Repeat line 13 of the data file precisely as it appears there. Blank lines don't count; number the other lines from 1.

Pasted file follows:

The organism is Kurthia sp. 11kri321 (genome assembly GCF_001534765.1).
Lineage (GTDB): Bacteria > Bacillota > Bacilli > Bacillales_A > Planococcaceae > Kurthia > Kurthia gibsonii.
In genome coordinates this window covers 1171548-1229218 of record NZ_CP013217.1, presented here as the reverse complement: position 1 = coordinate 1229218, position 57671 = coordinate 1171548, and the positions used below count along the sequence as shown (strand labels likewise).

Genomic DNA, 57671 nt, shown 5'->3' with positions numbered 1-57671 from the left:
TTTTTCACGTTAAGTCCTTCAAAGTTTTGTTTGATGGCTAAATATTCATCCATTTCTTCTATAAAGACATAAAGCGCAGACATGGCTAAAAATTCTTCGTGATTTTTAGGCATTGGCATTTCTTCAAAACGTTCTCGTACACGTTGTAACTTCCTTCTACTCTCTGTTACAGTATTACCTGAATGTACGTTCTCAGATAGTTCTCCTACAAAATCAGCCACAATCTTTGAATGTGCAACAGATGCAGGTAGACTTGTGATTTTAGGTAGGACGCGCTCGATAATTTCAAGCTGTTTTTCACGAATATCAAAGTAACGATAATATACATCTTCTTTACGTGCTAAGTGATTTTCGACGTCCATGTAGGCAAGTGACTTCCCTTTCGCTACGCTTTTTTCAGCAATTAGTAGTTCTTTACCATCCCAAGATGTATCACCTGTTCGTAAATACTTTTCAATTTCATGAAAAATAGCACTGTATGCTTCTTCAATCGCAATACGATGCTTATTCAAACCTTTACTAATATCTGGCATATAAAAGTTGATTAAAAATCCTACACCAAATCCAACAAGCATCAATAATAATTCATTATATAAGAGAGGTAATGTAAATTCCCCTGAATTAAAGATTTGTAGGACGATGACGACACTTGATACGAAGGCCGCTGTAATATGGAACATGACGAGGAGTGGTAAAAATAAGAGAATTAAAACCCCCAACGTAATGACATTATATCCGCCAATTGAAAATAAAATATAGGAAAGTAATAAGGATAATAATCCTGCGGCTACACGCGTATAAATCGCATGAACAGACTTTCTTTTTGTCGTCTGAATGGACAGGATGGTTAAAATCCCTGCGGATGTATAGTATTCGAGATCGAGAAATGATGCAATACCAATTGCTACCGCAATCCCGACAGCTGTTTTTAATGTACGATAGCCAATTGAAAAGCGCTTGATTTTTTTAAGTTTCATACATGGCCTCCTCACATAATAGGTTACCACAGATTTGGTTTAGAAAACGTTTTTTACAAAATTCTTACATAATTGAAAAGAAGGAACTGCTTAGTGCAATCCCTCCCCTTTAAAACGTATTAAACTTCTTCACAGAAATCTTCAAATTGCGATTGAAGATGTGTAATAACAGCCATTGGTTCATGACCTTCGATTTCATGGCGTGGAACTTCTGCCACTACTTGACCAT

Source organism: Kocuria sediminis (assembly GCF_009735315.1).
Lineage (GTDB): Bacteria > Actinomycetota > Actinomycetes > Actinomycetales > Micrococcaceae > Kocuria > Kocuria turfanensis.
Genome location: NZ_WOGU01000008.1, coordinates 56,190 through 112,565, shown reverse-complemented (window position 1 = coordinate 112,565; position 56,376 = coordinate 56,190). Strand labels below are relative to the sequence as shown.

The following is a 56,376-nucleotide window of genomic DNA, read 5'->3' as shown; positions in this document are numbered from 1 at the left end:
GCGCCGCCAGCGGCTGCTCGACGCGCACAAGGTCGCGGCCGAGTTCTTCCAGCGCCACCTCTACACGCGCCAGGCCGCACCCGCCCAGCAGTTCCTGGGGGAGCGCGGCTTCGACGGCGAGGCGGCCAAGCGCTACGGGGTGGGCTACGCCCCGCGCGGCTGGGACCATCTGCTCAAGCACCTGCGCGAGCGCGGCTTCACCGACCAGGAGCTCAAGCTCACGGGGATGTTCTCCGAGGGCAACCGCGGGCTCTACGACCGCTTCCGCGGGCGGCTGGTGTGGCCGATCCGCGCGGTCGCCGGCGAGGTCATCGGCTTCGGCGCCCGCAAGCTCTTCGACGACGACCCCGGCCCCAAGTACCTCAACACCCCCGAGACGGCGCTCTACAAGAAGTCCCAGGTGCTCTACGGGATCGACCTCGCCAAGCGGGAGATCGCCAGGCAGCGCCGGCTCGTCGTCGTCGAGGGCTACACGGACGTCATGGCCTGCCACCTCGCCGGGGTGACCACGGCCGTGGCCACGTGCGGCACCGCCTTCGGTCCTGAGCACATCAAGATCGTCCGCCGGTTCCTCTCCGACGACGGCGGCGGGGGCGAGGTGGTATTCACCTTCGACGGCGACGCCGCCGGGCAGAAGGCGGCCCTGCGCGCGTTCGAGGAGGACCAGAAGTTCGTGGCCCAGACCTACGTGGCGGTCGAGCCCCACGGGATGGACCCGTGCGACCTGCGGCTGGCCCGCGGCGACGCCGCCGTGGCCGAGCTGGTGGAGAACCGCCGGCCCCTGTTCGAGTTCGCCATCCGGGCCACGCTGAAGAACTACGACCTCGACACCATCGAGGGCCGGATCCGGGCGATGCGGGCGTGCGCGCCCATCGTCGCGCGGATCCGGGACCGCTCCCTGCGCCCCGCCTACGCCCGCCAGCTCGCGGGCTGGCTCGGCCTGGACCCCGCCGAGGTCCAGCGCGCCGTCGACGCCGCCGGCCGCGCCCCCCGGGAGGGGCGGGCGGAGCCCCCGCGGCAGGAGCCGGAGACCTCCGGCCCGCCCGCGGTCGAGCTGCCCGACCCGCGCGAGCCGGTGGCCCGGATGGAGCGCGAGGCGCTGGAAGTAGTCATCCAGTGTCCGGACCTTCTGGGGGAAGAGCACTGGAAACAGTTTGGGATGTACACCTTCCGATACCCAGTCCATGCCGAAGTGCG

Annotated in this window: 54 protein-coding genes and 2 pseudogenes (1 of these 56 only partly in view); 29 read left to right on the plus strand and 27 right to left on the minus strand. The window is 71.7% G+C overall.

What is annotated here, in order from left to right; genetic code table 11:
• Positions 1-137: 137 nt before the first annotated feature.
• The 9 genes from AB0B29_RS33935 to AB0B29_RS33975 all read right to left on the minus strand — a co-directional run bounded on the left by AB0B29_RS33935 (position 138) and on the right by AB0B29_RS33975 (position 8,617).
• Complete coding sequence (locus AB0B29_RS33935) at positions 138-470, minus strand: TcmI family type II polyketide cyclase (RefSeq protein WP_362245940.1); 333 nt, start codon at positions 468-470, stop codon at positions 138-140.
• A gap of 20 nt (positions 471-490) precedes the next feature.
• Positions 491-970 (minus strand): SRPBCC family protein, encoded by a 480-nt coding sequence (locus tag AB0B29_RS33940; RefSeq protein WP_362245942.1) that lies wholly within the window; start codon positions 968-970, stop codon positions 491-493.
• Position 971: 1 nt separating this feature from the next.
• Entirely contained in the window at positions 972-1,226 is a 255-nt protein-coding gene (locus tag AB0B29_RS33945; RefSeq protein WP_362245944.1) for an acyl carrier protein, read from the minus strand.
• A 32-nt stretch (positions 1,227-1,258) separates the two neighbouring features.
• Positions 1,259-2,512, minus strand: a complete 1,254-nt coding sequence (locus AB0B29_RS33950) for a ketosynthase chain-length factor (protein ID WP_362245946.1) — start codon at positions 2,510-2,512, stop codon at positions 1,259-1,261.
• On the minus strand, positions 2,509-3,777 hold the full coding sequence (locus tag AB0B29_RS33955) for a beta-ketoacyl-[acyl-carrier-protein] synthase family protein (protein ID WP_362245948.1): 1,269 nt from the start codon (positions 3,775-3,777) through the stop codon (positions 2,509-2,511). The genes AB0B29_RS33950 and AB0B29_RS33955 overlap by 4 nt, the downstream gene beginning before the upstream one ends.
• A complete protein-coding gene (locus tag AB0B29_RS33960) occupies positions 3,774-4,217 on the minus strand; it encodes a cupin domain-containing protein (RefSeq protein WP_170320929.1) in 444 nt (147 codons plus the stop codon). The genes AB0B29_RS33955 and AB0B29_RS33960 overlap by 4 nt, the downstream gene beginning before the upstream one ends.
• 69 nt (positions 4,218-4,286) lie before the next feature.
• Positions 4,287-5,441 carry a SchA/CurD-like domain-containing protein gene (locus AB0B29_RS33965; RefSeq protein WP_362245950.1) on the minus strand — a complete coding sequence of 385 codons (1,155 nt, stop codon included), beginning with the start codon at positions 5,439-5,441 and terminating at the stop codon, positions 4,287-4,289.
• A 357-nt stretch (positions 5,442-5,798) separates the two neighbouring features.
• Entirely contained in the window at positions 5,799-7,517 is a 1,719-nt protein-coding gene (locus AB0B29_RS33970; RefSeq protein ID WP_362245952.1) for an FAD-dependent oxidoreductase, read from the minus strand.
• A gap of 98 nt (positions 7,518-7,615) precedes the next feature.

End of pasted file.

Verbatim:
• Positions 1-137: 137 nt before the first annotated feature.